Bitcoin Association Releases Annual Report on Education Initiatives

By Makkie Maclang    19-May-2021 08:45 UTC+02:00

Bitcoin Association, a Switzerland-based organization that supports the development of platforms and applications on the Bitcoin SV (BSV) blockchain, has released its 2020 annual report that included its achievements with its education initiatives. The initiatives aim to correct misconceptions about Bitcoin and blockchain technology by providing avenues for accurate and university-style Bitcoin education.

“Education is a core element of the work we do at Bitcoin Association. After too many years of misinformation about Bitcoin, we are committed to helping students and business professionals better understand that Bitcoin is not meant to be a digital gold store of value; it is both a more efficient systems for Internet payments and a global data protocol. The Bitcoin SV network is demonstrating what is possible with a blockchain that can scale unbounded and facilitate huge volumes of low-fee payment and data transactions, with a host of innovative business applications beginning to emerge from a cross-section of industries,” Jimmy Nguyen, founding president of Bitcoin Association association said in a statement about their continuous work in education.

BSV is known as the original Bitcoin after it has restored the original protocol as close as possible to the Bitcoin white paper published by Nakamoto in 2008 through the release of the Genesis Upgrade in February 2020. The protocol is now set in stone, making for a rock-solid foundation that developers can build on—much like how the Internet protocol paved the way for today’s online world. The upgrade also unlocked the capacity of the network for unlimited scaling, meaning the BSV blockchain can accommodate big and bigger data at very low transaction fees. This is the realization of Nakamoto’s vision—to be able to scale in order for Bitcoin to be adopted by enterprises on a global level.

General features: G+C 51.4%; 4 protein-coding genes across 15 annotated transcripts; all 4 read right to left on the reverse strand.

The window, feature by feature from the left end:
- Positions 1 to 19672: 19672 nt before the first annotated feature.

And in order to set the scene for global adoption, people need to first be educated about the real value of Bitcoin and blockchain technology. This is why the Association launched the Bitcoin SV Academy last year. The Academy offers three courses: Bitcoin Theory, Bitcoin Development and Bitcoin Infrastructure at introductory, intermediate and advanced levels. At present, Introduction to Bitcoin Theory and Introduction to Bitcoin Development are now open for enrolment. Because Bitcoin Association wants to reach as wide an audience as possible, all introductory courses are free of charge. A complimentary eBook focused on blockchain technology is also available for download for everyone—even if they are not enrolled at the BSV Academy.

“Fundamentally, a good education allows for the maximization of opportunity. By providing this knowledge through our courses, Bitcoin Association can help to accelerate growth and foster greater resilience in the ecosystem, which is good for Bitcoin and ultimately great for the world, particularly in these complex and challenging times,” curriculum specialist Evan Freeman explained.

To further accelerate growth through education, the Association has also teamed up with Saxion University of Applied Sciences in the Netherlands in opening a progressive series of four massive open online courses (MOOCs), with the first online course entitled “What is Bitcoin and why does it matter?” running from February 5 to September 1 this year. Again, all the courses are offered for free.

“There have always been changes in society and new developments can be a threat to some institutions, but technological developments can bring society to a higher level. You now also see many movements around the adoption of digital currencies such as the Dutch Bank, the German government and within the European Commission. Together we can make a difference by showing that blockchain and Bitcoin actually work, and that they are based on actually working systems and, above all, continue to develop,” Dr. Jan Veuger, the Netherlands’ first-ever Professor of Blockchain, said.

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